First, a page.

Real estate players are far from alone in trying to move away from a reliance on paper, but even progressive players often find themselves limited by the industry’s myriad data sources and the variability of digital sophistication across the other firms they deal with.
When paperless systems work for real estate players, however, the pay-offs can be huge. Witness Colin Biggers & Paisley (CBP), whose property conveyancing group handles thousands of real estate contracts annually and may process the sales of up to 200 apartments in a given day. Each contract can run to 600 pages or more. With multiple copies required, the firm previously faced managing more than 200,000 pages of contract documents in a single day – incurring hundreds of dollars in printing, scanning, filing, archiving and courier costs per contract.
The time and resources required to manage paper contracts during high-volume conveyancing projects was “staggering”, says CBP partner Mark Morgan. “Every contract needed to be manually checked and cross-checked by paralegals before and after contracts were entered into. There were constant concerns about staff growing tired and missing errors, such as pages being left out or details overlooked.”
“Broadband and mobile communications are reducing demand for office space.”
Digitising this type of paper-based process requires more than just scanning and emailing a PDF file. Electronic documents must be digitally signed to ensure the integrity of the document chain by creating an audit trail that shows when, how and by whom any changes were made.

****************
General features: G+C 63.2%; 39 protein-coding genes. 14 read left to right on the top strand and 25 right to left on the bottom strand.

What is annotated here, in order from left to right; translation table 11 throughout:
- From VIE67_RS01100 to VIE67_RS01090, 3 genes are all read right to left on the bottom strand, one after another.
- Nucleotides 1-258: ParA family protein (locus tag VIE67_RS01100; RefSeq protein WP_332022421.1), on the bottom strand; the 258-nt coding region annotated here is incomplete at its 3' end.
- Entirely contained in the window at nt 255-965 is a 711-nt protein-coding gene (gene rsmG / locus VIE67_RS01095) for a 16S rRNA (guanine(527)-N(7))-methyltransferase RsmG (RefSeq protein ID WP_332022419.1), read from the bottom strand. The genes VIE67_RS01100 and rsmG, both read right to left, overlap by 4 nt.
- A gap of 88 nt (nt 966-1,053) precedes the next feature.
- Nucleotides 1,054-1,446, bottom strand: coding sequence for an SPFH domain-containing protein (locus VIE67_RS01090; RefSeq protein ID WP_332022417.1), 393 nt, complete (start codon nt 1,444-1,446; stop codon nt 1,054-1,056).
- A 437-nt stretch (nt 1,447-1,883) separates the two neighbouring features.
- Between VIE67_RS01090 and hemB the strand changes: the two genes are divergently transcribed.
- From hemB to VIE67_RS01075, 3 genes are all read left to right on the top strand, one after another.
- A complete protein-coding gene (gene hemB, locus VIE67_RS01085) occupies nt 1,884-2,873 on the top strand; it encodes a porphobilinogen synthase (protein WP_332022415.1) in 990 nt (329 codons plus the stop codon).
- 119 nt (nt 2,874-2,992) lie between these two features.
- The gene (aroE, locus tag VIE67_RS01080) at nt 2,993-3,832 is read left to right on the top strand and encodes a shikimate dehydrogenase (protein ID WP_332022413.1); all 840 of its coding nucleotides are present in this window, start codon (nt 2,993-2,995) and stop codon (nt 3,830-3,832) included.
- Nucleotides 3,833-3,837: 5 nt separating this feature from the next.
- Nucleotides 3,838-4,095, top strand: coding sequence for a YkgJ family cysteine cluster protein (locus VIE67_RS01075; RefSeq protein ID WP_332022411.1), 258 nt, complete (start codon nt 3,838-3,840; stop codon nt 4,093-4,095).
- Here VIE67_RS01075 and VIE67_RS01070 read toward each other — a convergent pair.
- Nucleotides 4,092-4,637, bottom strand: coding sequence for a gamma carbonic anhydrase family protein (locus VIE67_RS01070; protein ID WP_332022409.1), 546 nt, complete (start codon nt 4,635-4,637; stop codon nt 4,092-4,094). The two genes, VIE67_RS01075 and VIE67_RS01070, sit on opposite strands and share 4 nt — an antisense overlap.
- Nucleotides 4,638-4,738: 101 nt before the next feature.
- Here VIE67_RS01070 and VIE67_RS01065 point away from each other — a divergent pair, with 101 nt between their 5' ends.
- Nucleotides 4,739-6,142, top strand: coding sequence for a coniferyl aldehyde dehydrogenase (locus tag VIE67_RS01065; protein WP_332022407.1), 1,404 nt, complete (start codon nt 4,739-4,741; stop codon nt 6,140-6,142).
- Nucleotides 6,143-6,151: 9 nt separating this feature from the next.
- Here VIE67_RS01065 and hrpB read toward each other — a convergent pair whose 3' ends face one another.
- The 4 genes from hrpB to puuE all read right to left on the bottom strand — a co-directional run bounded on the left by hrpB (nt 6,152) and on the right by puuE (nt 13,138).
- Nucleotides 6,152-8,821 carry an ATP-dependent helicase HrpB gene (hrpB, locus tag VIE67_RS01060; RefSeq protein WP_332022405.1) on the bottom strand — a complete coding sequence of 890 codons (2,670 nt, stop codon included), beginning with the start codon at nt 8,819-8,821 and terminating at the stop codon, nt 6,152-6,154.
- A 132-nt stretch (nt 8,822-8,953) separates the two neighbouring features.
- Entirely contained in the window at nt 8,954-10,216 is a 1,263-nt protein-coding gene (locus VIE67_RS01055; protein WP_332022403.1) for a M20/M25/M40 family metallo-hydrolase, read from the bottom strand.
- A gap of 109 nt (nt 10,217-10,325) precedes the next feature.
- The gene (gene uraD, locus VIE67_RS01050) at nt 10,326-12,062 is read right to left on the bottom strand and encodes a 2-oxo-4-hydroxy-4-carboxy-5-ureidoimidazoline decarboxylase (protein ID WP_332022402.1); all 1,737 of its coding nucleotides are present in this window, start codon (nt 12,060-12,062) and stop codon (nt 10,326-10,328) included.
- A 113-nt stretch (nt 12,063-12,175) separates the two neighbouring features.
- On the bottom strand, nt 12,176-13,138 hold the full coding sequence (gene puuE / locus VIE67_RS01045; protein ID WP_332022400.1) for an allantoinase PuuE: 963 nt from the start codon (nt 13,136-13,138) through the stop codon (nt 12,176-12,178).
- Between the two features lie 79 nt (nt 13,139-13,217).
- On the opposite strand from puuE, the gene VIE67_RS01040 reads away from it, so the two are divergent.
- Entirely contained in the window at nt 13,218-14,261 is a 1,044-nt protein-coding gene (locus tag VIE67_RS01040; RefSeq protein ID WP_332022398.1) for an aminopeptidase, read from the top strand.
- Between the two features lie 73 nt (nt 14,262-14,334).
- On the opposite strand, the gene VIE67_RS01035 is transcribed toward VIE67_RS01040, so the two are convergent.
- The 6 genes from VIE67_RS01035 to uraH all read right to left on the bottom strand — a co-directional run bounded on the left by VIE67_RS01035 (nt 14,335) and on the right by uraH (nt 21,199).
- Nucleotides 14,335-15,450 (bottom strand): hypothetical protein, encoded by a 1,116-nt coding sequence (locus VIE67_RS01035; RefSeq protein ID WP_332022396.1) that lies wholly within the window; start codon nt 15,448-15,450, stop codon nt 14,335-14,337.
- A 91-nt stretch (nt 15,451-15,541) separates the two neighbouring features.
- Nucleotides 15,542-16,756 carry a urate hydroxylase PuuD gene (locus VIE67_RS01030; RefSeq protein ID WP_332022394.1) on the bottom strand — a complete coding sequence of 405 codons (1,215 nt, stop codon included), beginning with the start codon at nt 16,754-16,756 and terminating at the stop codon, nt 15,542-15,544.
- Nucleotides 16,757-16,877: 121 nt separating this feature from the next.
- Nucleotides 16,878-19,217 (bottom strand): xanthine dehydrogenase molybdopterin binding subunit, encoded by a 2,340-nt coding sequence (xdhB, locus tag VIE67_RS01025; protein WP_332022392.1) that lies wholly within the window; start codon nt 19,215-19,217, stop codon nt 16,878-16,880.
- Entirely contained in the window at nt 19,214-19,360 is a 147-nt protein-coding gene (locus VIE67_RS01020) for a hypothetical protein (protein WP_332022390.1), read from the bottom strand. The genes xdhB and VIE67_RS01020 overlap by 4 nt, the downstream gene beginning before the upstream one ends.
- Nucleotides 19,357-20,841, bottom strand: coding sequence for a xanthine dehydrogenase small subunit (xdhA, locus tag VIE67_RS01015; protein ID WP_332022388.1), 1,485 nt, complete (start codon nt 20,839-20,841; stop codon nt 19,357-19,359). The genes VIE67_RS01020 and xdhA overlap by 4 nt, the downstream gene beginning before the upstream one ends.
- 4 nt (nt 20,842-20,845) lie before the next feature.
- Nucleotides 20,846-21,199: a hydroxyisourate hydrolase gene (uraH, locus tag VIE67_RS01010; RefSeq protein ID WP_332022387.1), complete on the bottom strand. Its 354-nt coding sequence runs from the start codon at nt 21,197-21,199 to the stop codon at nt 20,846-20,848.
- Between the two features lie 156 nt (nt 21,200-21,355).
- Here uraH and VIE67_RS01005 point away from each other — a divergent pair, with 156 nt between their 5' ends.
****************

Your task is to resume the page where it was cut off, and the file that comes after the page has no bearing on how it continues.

Adopting the DocuSign digital transaction management platform allowed CBP to begin transitioning its contract-management processes to a fully digital environment. Documents can now be digitally read and electronically signed by purchasers on their own devices anywhere in the world, with electronic copies available for download by all interested parties.
“It’s completely changing the way we do business,” says Morgan, noting that contract-management time has been slashed by 90 per cent and printing costs completely eliminated.
Yet he says this is not just a cost-cutting exercise; the technology also “ensures that a finalised contract is secure and cannot be changed without detection. We can be 100 per cent confident the e-contracts meet all legal requirements.”
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As anybody who has ever purchased a property knows, the conveyancing process is convoluted, complex, detailed and inflexible. The substantially manual process means errors are common. The ability of digital technologies to improve the process has been long recognised, but it was only in 2010 that the industry got its head around how to make it happen.
The formation of Property Exchange Australia (PEXA) – fulfilling a Council of Australian Governments (COAG) mandate to introduce e-conveyancing – delivered a common platform that allows the rapid collation, exchange and verification of real estate-related documentation from the realtor to the relevant state land registry.